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Don’t panic: What the deficit means for Canada and the Liberals

November 20, 2015

3-minute read

With under 24 hours’ notice and released on a Friday, you could be certain the news from today’s fall Update of Economic and Fiscal Projections (UEFP) wasn’t going to be good. Nor was it surprising. The rosy picture painted in the April 2015 budget, the last time these figures were updated, was custom made to allow the Conservatives to claim they had slayed the deficit ahead of the October election. Never mind that the budget was released in the middle of a recession, or that its projections relied on oil falling to $54 per barrel in 2015 then rising to $80 by 2018, with economic growth in step. Oil is presently at $40 a barrel.

But the Liberals aren’t that interested in what happened this fiscal year (2015-16); they’re interested in the next one, starting in April 2016. That’s when their platform starts.

Table 1: 2016-17 Surplus (deficit) projections

Table 1: Projected surplus (deficit) in 2016-17 by date Notes: Includes contingency fund

As shown in Table 1, the starting point from which to calculate the final deficit is a moving target on a rapid downward trajectory. The Liberal platform proposes $10.5 billion in net new spending in 2016-17, their first full year in power, so to figure out what the deficit would be, all you need to do is take the underlying projected surplus (deficit) from Table 1 and subtract that amount.

The Liberal platform used a starting surplus of $0.6 billion. Subtract $10.5 billion and you end up with a platform-based deficit of $9.9 billion. However, using the November UEFP starting deficit of $3.9 billion, the deficit becomes $14.4 billion.

All of this would be esoteric had the Liberals not also promised in the election campaign to carry a deficit of no more than $10 billion, which, based on the UEFP, they would now exceed by $4.4 billion. This will give critics room to claim the Liberals have painted themselves into a corner.

So what should the government do? As I see it, there are three options:

1. Implement the Liberal platform as is and ignore the $10 billion deficit ceiling

Differences in deficits of a few billion dollars are a political issue, not an economic one. A deficit would need to reach at least $20 billion before it got close to 1% of the size of Canada’s $2 trillion economy, and even then the impact on our relative debt would be insignificant. Obviously, a billion dollars is an inconceivable amount for an individual person, but for a country as large and prosperous as Canada, these are small amounts.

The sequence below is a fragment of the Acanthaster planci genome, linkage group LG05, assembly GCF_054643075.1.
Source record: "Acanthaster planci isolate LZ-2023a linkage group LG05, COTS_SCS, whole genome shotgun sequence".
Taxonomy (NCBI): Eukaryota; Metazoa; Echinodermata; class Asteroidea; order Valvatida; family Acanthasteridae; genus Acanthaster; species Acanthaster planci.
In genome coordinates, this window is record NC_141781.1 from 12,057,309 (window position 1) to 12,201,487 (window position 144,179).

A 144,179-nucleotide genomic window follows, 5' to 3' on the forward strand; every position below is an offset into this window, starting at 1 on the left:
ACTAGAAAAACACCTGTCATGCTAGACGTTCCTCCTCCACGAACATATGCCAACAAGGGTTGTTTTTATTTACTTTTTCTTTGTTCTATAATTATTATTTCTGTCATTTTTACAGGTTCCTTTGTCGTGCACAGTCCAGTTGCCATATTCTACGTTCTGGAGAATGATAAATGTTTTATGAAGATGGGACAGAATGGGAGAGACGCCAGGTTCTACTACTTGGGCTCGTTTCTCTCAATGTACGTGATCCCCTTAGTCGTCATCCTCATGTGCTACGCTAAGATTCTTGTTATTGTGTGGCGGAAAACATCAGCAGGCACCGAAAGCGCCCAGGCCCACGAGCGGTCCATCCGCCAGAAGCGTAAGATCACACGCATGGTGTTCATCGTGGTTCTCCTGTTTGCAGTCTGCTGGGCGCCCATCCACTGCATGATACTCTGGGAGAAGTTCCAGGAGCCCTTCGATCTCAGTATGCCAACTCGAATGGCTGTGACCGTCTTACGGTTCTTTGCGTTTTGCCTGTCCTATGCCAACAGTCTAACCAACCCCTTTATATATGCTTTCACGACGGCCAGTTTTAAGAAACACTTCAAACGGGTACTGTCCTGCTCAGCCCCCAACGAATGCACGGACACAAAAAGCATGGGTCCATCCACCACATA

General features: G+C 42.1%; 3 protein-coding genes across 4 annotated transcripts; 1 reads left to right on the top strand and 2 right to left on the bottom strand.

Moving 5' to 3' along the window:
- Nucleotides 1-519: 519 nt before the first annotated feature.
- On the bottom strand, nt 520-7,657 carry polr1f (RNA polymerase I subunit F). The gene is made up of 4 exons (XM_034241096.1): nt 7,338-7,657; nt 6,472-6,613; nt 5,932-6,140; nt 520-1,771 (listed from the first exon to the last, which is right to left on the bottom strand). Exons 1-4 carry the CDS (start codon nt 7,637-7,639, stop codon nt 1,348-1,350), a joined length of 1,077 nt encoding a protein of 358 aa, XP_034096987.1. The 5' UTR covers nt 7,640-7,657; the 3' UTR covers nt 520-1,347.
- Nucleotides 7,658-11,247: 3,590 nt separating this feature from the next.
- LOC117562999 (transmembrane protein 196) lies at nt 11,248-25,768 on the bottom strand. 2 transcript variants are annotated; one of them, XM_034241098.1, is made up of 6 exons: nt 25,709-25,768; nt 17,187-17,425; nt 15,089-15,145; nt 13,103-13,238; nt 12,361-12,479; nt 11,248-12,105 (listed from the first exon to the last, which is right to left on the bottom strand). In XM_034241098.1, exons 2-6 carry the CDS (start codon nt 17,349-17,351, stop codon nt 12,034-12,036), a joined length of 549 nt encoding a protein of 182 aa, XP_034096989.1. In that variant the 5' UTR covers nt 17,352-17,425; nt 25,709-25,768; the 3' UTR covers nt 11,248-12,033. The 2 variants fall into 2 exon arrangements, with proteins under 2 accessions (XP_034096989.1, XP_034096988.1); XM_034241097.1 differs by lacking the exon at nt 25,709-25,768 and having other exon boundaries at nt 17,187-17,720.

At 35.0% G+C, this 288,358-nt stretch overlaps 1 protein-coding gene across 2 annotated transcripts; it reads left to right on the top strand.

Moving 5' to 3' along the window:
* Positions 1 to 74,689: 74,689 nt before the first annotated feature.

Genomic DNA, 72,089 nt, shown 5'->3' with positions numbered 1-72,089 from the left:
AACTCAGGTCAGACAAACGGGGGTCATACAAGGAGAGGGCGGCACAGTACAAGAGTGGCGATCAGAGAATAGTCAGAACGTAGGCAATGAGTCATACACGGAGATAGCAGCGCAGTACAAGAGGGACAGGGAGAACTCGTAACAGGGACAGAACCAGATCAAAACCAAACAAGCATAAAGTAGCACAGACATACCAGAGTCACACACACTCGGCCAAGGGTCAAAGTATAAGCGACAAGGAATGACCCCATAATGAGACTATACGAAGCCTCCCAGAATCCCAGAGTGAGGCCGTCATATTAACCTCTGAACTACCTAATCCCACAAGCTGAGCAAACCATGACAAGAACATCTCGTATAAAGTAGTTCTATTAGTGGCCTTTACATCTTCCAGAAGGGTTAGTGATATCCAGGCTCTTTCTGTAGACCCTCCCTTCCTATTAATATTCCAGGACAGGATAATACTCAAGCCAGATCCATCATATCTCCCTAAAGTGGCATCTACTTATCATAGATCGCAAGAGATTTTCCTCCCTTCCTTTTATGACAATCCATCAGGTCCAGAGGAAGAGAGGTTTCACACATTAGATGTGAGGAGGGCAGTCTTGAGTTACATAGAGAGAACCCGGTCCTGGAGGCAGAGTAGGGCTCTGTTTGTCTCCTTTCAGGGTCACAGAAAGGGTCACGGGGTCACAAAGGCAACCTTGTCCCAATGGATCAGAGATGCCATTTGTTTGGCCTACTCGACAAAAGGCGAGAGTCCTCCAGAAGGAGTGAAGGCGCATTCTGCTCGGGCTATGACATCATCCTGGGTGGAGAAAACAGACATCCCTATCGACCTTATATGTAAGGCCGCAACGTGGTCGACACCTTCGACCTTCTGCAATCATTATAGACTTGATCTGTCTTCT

Besides, the collapse in oil prices, and projections of slow growth for years to come, will require more federal involvement in the economy for many years to come.

2. Cut back platform promises

Since many of the items in the Liberal platform are also in our annual Alternative Federal Budget, I’m much more favourable to the first option than this one, which would require cutting roughly $4.4 billion worth of campaign promises. But there are ways to mitigate the damage.

For example, the most obvious measure to cut would be the Liberals’ erroneously named “middle class tax cut,” which is really a tax cut for the upper middle class that does nothing for the actual middle class, not to mention lower middle class. This promise is worth about $3 billion, and since so few middle class taxpayers would see a noticeable benefit at tax time, there’s your deficit problem solved.

The Liberal government could also delay the creation of the proposed Canada Child Benefit, saving just under $4 billion, but leaving 300,000 children in poverty in the process. Not a very good trade.

Other than those two large programs, the Liberals would have to cut more than one item from their platform promises. The next largest items are the three infrastructure programs (at $1.7 billion each). After that, the Liberals would be looking at cutting swatches of smaller programs (five to 10 of them) to get the deficit under $10 billion. Broad cuts to their promises so early in a mandate seem unlikely.

3. Increase revenues

Governments can always decrease deficits by increasing revenues, a measure that has been out of favour federally for some time now. Given our shock at any changes in tax rates these days, it’s unlikely we will see any direct tax changes to shrink the deficit. However, the Liberal platform shows a willingness to take a look at federal “tax expenditures,” which regular Canadians would know better as tax loopholes, many of them custom built for Canada’s wealthy. The Liberal platform says the government would save $500 million in 2016-17 from closing tax loopholes, rising to $3 billion by 2019-20. Trudeau could accelerate that timetable if he is really desperate to shrink this deficit.

So should we panic about the deficit? No. The best we can hope for is that the artificial deficit ceiling the Liberals have imposed on themselves will simply be ignored. If they figure they need to keep it for political reasons, they should either not implement their tax cut for upper middle class families or accelerate their timetable for closing tax loopholes.

David Macdonald is a senior economist with the Canadian Centre for Policy Alternatives. Follow him on Twitter @DavidMacCdn.

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